With the sun beating down and airplanes flying in and out of Dulles International Airport, the Metropolitan Washington Airports Authority and Dominion Energy broke ground Tuesday on a huge solar farm that will be built on 835 acres of the 12,000-acre airport.
“We’re about to break ground on what will be the largest renewable energy project ever built on a U.S. airport. When it’s completed, this transformational project will provide clean energy to more than 37,000 homes and businesses, and I’m thrilled at the innovative, first-of-its-kind agreement that we’ve reached with MWAA that will further advance renewable energy and clean transportation,” Ed Baine, president of Dominion Energy in Virginia, says during the airport event.
The 200,000 solar arrays will be on land in the airport’s southwest corner between an existing runway and a future runway, says Andrew Ndolo, MWAA airport planner and planning department supervisor. The authority oversees both Dulles and Reagan National airports.
“The solar energy lets us use land between the runways, so there is space for that fifth runway and it’s coming,” Jack Potter, president and CEO of MWAA, says, adding there’s not other use for the land, other than “to produce clean electricity for the region.”
“This is the first project, the first solar project, we have developed at an airport,” says Aaron Ruby, spokesman for Dominion Energy.
To put the size of the project in perspective, Reagan National Airport is 860 acres, with 733 acres on land and 127 underwater. “This solar farm will be the size of National Airport, plus 100 acres on top of that,” says Ndolo.
Dominion Energy will lease the land, which will generate up to 100 megawatts of solar energy. An additional 50 megawatts will be stored in a battery facility at the airport. The electricity will be transmitted back to the electrical grid.
“First and foremost, this is clean energy for Northern Virginia customers. No. 2, the project is going to create more than 300 construction jobs. No. 3, it’s going to generate about $200 million of spending in the local economy. This is spending on materials, equipment, supplies, labor, all of the costs that you would typically associate with a major construction project,” Ruby says.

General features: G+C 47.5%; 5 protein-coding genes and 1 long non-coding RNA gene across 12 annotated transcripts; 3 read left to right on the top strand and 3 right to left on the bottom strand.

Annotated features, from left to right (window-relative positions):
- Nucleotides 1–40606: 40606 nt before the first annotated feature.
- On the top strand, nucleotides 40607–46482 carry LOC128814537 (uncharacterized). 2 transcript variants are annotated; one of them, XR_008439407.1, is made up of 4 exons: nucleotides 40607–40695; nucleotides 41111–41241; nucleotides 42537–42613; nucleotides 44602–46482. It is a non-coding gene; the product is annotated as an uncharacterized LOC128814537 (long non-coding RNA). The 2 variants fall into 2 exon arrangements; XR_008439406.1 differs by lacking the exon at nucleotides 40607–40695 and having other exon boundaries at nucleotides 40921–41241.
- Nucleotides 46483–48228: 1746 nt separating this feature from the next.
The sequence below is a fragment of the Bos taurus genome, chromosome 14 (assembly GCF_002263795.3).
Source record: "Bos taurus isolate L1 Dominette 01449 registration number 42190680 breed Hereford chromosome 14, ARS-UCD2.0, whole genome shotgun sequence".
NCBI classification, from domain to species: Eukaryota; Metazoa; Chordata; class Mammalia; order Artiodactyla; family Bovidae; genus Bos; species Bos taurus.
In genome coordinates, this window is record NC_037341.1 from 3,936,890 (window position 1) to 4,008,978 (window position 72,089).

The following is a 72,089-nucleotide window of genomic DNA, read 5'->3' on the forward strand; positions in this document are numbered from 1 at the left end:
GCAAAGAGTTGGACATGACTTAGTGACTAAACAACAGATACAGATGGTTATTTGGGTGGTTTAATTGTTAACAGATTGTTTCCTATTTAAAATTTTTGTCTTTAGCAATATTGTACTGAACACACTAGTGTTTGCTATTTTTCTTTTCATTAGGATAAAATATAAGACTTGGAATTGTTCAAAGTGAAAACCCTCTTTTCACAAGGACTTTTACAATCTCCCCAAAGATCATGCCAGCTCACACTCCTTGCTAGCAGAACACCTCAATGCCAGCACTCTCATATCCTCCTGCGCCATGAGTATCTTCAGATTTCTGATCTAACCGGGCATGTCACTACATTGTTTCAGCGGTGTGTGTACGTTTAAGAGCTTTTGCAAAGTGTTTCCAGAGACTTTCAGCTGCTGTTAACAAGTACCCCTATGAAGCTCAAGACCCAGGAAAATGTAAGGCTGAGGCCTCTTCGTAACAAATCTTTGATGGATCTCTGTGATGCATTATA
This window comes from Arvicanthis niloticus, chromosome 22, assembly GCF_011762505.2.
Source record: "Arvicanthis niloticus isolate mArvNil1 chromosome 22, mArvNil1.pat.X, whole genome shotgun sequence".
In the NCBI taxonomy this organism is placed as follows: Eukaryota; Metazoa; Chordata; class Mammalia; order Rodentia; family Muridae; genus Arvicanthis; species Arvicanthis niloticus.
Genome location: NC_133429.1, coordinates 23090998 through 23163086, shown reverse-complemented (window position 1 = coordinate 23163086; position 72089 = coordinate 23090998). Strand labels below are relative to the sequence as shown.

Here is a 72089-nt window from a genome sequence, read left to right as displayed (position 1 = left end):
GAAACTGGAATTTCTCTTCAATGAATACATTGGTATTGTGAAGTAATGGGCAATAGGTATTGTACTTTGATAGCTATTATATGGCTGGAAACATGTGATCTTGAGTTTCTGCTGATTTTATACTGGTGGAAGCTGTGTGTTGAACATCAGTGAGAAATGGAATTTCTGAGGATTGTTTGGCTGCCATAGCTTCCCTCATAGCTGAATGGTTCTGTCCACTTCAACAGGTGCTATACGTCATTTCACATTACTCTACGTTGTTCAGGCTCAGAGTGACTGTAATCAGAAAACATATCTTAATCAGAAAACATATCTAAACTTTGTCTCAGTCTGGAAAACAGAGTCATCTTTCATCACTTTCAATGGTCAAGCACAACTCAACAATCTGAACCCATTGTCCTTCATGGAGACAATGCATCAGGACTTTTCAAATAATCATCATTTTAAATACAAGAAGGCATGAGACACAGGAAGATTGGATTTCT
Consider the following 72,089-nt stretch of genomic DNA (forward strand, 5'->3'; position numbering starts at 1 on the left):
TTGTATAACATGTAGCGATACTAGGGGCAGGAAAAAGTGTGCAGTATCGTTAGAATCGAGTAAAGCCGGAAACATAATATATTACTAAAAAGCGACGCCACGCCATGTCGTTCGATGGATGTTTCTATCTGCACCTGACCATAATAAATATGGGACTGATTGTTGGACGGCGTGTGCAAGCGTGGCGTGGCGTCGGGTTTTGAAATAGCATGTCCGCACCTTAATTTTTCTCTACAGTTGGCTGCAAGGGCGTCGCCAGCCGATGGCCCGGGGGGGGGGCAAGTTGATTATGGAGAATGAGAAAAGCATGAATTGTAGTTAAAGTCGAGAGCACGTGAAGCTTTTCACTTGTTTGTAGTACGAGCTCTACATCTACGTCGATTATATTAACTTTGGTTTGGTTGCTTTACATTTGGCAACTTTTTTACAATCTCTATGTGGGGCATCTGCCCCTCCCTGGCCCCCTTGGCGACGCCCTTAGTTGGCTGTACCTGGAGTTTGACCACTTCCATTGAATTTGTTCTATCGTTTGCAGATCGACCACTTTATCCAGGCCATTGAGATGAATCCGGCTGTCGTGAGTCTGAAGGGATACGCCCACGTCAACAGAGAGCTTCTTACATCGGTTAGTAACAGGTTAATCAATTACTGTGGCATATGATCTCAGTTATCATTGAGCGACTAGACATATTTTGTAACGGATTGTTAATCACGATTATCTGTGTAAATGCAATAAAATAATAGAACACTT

In addition to the solar farm, Dominion Energy will develop two, 1-megawatt solar carports for Dulles and provide the airport with 18 electric transit buses, 50 electric fleet vehicles, and electric charging infrastructure.
Ndolo says the buses will replace some of the airport’s older buses and help reduce emissions. Overall, he says the solar project “shows our commitment toward the environment and positions Dulles as a leader in sustainable energy.”
“Millions of travelers flying in and out of Dulles every year we’ll see this powerful symbol of the clean energy transition,” Bob Blue, president, chair, and CEO of Dominion Energy, told the crowd of several hundred people gathered next to an airport runway. “Not only will this be the largest solar project ever developed at a U.S. airport, it also demonstrates how the public and private sectors can join forces to create innovative new models for clean energy and clean transportation in major metropolitan areas, all while boosting area economies.
“This project is a symbol of our commitment to helping Virginia achieve its clean energy goals and our own commitment to achieving net zero emissions.”
“It is a fantastic project,” says Loudoun County Board of Supervisors chair Phyllis Randall. “The fact that we have now what will be the largest largest solar facility at an airport anywhere is pretty impressive. Climate change is real, and we have to find ways to have sustainable energy if we’re going to have an earth for our children and for our grandchildren.”
In 2024, the project is projected to generate new tax revenue of at least $500,000 for Loudoun County. Construction firm Black & Veatch is expected to complete the work in late 2026.
“The bigger impact is the fact that we will have this solar facility, and I really do hope that other airports, take a look at it and look at the land around their airport and realize that this is a great thing to do at the airport,” Randall says.
Feature image by Colleen Kelleher
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